Back in May I highlighted the analysis of Dan Loeb of Third Point LLC who, in April, said “There is no doubt that we are in the first innings of a washout in hedge funds.” He was right, and hedge fund prospects are dropping like dominoes around the world. Today The Wall Street Journal ran a big cover story on the withdrawals plaguing previously anointed hedge funds Brevan Howard and Tudor Investment Corp. Laurence Fletcher and Gregory Zuckerman, writing in the WSJ, get right to the point, “The funds’ problem is clear: They just aren’t performing.”
Hedge funds offer clients great rewards based on the willingness and ability to take on risk. When things are going well, clients are happy to pay hedge funds’ extortionate fees of 2% of assets and 20% of profits (or more!). But when performance flags, clients rush for the exits.
Hedge funds and actively managed mutual funds have been underperforming since financial markets began their rebound in early 2009. The average hedge fund is up 3% this year through the end of July, according to researcher HFR Inc., less than half the S&P 500’s rise, including dividends.
Funds in the $2.9 trillion hedge-fund sector have now experienced three consecutive quarters of withdrawals for the first time since 2009, according to HFR.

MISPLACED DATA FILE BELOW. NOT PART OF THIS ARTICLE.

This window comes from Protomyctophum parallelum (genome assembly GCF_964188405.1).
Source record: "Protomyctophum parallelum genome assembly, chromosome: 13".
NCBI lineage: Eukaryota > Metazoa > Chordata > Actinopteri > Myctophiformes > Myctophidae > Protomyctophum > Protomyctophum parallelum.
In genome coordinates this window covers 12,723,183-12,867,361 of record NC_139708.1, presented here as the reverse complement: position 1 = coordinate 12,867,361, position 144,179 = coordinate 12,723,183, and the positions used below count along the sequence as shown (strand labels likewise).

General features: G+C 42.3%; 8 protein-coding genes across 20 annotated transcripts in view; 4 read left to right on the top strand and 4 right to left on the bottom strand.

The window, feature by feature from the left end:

Brevan Howard’s master fund was one of the star performers during the credit crisis, but is now on pace for its third straight calendar year of losses. Investors withdrew more than $3 billion from its flagship fund in the first half of this year, according to letters sent to investors and calculations by The Wall Street Journal based on the fund’s asset levels and performance.
For the year through August, two key Tudor hedge funds were down about 3%, according to investors, well below the overall market. On Tuesday, the firm reduced its workforce by about 15%, or about 60 employees, including money managers as well as other staff, according to people familiar with the matter.
Rather than riding the risk roller coaster, retired and soon to be retired investors should focus on a policy of risk reduction and compound interest. Even a small decline in portfolio value requires time to recover from. Take a look at my chart of The Arithmetic of Portfolio Losses below. The blue bars represent possible declines in portfolio value, and the gold bars are the necessary increases in portfolio value to return to even. The gold bars represent the necessary return that must be generated to recover. As you can see, the demands on return are even higher after a big loss, meaning investors will have to take on even more risk to achieve their retirement goals. Exorbitant risk taking simply isn’t recommended for retired and soon to be retired investors who are depending on their portfolios to take them through their golden years.